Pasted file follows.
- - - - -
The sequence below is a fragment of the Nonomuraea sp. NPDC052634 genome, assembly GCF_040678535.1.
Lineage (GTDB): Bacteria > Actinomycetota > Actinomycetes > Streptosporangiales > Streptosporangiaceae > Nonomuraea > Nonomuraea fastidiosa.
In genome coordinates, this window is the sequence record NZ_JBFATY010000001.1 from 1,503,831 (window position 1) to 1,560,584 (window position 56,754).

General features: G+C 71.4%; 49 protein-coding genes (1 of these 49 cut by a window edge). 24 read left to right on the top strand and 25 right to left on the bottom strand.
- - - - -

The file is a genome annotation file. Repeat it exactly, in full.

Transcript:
The sequence below is a fragment of the Nonomuraea sp. NPDC052634 genome, assembly GCF_040678535.1.
Lineage (GTDB): Bacteria > Actinomycetota > Actinomycetes > Streptosporangiales > Streptosporangiaceae > Nonomuraea > Nonomuraea fastidiosa.
In genome coordinates, this window is the sequence record NZ_JBFATY010000001.1 from 1,503,831 (window position 1) to 1,560,584 (window position 56,754).

General features: G+C 71.4%; 49 protein-coding genes (1 of these 49 cut by a window edge). 24 read left to right on the top strand and 25 right to left on the bottom strand.